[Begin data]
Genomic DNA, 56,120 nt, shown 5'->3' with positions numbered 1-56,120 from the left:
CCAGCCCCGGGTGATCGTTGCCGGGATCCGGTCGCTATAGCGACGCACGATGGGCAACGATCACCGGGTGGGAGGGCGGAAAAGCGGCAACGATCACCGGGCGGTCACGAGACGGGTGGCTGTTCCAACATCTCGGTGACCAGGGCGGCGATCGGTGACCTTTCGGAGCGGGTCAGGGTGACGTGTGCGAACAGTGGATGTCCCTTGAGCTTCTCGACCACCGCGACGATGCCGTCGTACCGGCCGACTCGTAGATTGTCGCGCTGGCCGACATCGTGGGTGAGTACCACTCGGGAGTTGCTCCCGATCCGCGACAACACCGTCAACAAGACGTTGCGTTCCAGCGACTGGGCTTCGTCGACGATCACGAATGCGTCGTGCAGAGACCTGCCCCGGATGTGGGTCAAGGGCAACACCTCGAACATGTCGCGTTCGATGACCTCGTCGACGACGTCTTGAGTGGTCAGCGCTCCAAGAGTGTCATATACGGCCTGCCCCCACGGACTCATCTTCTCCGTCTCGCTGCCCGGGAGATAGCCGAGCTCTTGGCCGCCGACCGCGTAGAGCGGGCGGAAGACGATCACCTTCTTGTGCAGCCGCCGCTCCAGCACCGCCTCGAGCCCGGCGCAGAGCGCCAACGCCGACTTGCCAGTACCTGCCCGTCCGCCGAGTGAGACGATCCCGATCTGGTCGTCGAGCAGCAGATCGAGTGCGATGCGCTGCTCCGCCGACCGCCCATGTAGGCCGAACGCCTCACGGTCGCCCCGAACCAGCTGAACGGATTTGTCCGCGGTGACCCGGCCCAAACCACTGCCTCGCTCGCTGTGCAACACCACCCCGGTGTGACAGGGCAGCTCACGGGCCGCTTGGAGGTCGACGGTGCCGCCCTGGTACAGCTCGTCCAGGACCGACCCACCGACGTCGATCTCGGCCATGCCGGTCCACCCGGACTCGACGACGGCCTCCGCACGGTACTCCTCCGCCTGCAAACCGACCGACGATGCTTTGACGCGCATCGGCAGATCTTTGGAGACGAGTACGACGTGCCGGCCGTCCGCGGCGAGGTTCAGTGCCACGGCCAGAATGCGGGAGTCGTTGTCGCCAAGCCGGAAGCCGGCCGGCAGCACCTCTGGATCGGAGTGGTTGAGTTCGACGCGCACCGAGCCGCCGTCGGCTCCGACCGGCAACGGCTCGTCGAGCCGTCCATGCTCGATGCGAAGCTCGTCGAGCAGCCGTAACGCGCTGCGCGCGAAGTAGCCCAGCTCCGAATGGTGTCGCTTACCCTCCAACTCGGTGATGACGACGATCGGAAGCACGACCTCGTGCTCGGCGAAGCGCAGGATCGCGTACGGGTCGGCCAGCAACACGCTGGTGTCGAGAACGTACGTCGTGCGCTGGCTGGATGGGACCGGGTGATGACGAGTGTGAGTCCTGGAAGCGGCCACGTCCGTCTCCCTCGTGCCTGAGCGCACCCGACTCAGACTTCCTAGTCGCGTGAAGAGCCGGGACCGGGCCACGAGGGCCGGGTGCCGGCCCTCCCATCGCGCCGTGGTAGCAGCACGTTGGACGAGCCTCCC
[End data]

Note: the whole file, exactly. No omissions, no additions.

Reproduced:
Genomic DNA, 56,120 nt, shown 5'->3' with positions numbered 1-56,120 from the left:
CCAGCCCCGGGTGATCGTTGCCGGGATCCGGTCGCTATAGCGACGCACGATGGGCAACGATCACCGGGTGGGAGGGCGGAAAAGCGGCAACGATCACCGGGCGGTCACGAGACGGGTGGCTGTTCCAACATCTCGGTGACCAGGGCGGCGATCGGTGACCTTTCGGAGCGGGTCAGGGTGACGTGTGCGAACAGTGGATGTCCCTTGAGCTTCTCGACCACCGCGACGATGCCGTCGTACCGGCCGACTCGTAGATTGTCGCGCTGGCCGACATCGTGGGTGAGTACCACTCGGGAGTTGCTCCCGATCCGCGACAACACCGTCAACAAGACGTTGCGTTCCAGCGACTGGGCTTCGTCGACGATCACGAATGCGTCGTGCAGAGACCTGCCCCGGATGTGGGTCAAGGGCAACACCTCGAACATGTCGCGTTCGATGACCTCGTCGACGACGTCTTGAGTGGTCAGCGCTCCAAGAGTGTCATATACGGCCTGCCCCCACGGACTCATCTTCTCCGTCTCGCTGCCCGGGAGATAGCCGAGCTCTTGGCCGCCGACCGCGTAGAGCGGGCGGAAGACGATCACCTTCTTGTGCAGCCGCCGCTCCAGCACCGCCTCGAGCCCGGCGCAGAGCGCCAACGCCGACTTGCCAGTACCTGCCCGTCCGCCGAGTGAGACGATCCCGATCTGGTCGTCGAGCAGCAGATCGAGTGCGATGCGCTGCTCCGCCGACCGCCCATGTAGGCCGAACGCCTCACGGTCGCCCCGAACCAGCTGAACGGATTTGTCCGCGGTGACCCGGCCCAAACCACTGCCTCGCTCGCTGTGCAACACCACCCCGGTGTGACAGGGCAGCTCACGGGCCGCTTGGAGGTCGACGGTGCCGCCCTGGTACAGCTCGTCCAGGACCGACCCACCGACGTCGATCTCGGCCATGCCGGTCCACCCGGACTCGACGACGGCCTCCGCACGGTACTCCTCCGCCTGCAAACCGACCGACGATGCTTTGACGCGCATCGGCAGATCTTTGGAGACGAGTACGACGTGCCGGCCGTCCGCGGCGAGGTTCAGTGCCACGGCCAGAATGCGGGAGTCGTTGTCGCCAAGCCGGAAGCCGGCCGGCAGCACCTCTGGATCGGAGTGGTTGAGTTCGACGCGCACCGAGCCGCCGTCGGCTCCGACCGGCAACGGCTCGTCGAGCCGTCCATGCTCGATGCGAAGCTCGTCGAGCAGCCGTAACGCGCTGCGCGCGAAGTAGCCCAGCTCCGAATGGTGTCGCTTACCCTCCAACTCGGTGATGACGACGATCGGAAGCACGACCTCGTGCTCGGCGAAGCGCAGGATCGCGTACGGGTCGGCCAGCAACACGCTGGTGTCGAGAACGTACGTCGTGCGCTGGCTGGATGGGACCGGGTGATGACGAGTGTGAGTCCTGGAAGCGGCCACGTCCGTCTCCCTCGTGCCTGAGCGCACCCGACTCAGACTTCCTAGTCGCGTGAAGAGCCGGGACCGGGCCACGAGGGCCGGGTGCCGGCCCTCCCATCGCGCCGTGGTAGCAGCACGTTGGACGAGCCTCCC